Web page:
We also like to note that the memory itself will go even a little higher. When we fired off a slightly more extreme 1.7 volts at it -- it allowed us to go to 2300 MHz just as well at advertised timings. Finding the limit however is a really time consuming task, and we'll happily hear your experiences in our forums.
The bottom line: G.Skill's DDR3-2200 CAS7 memory is intended for an incredibly small audience, but if you are a hardware tweaker you might as well be a match for this kind of memory. The results are there and the memory will definitely not disappoint, but it's not easy to setup memory. As you have seen, we reached over 20GB/sec read transfer rates in memory -- considering this is dual-channel and not triple channel memory, that fact is amazing. G.Skill tops off the memory with a lifetime warranty. As such we like to really recommend this memory as a tweakers essential -- but only if it meets your needs, requirements and budget of course.
G.Skill Sniper 8GB CL7 DDR3 memory review G.Skill designed another 8GB low voltage DDR3 kit (2x 4GB) that can be set at 1600 MHz yet still run a CAS latency of 7. And that is truly interesting because the denser the ICs get, the higher latency typically gets.
G.Skill 2x4GB CL7 1600 MHz Trident DDR3 review We feel that more memory is rather important, and in that trend memory manufacturers have started to increase the density of DIMM modules. Where 1 and 2GB DIMM modules have been the standard, we now see very good progress in 4 GB DIMM modules. Today we\'ll do things a little different, G.Skill designed a 8GB low voltage DDR3 kit (2x 4GB) that can be set at 1600 MHz yet still run a CAS latency of 7. And that is truly interesting because the denser the ICs get, the higher latency typically gets.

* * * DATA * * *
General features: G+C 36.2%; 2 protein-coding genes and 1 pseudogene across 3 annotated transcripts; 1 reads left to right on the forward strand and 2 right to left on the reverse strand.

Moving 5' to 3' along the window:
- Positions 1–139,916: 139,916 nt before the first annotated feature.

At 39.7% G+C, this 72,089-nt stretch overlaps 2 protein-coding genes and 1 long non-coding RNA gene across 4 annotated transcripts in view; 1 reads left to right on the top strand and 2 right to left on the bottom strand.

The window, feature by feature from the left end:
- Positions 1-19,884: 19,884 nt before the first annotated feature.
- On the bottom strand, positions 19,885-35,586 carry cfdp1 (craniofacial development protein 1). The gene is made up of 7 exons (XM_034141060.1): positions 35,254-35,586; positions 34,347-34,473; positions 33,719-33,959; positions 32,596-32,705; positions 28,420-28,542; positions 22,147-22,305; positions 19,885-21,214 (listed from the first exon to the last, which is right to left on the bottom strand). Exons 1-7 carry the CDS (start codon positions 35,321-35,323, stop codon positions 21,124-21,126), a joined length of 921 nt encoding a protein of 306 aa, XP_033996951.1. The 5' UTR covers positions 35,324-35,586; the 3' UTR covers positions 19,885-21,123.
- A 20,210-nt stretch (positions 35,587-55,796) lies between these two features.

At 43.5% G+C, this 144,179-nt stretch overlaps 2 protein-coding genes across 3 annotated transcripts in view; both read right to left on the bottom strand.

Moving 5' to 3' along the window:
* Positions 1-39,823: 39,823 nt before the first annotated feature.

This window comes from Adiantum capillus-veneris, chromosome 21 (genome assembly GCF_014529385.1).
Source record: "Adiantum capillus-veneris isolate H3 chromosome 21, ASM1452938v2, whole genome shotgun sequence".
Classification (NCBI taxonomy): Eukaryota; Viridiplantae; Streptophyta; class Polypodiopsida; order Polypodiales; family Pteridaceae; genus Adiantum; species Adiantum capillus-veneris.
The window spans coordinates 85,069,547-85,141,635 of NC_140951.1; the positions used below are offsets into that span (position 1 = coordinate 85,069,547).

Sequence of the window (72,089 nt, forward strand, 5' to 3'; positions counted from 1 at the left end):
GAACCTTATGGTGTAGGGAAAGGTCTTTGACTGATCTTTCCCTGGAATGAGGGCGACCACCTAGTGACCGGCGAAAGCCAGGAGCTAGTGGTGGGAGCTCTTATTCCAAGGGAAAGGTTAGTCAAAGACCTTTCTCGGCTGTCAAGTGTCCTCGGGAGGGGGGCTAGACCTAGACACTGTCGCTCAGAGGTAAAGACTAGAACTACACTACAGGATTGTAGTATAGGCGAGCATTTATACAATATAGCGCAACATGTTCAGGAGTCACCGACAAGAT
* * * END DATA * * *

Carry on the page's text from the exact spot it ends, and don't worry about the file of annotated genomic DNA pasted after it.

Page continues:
G.Skill Flare DDR3 2000 MHZ C7 AMD kit review We test and review the G.Skill Flare DDR3 2000 MHZ C7 AMD kit. These kits are optimized for AMD platforms preferably with the new six-core X6 processors, and in specific some ASUS motherboards. The kit we'll be testing today obviously comes from that series and is a 2,000MHz CL7-9-7-24 1.65V 4GB (2GBx2) DDR3 kit with its latest Flare heatsinks.
G.Skill Phoenix PRO 120GB SSD review The SSD tested today once again is the Phoenix series from G.Skill. After we tested their 100GB Phoenix SSD (which received a very positive review) G.Skill instantly requested if we would like to review the 120GB PRO model. Both drives pretty much are the same thing, same controller ... The 100GB Phoenix uses Samsung memory though but the trick is that there is 20GB extra volume space available on the new 120GB Pro (compared to the 100GB model) for nearly the same price. A new Firmware for the SandForce 1200 based controller that is inside this 120GB model simply reserves less NAND flash memory for its data-compression scheme. As a result the overall write performance could be a tiny bit slower, but only a few percent as best. It however will give you 20 GB more space to play around with at the same price. And since price per GB is everything in the land of SSDs -- this certainly is a significant for any vendor and for you as an end-user.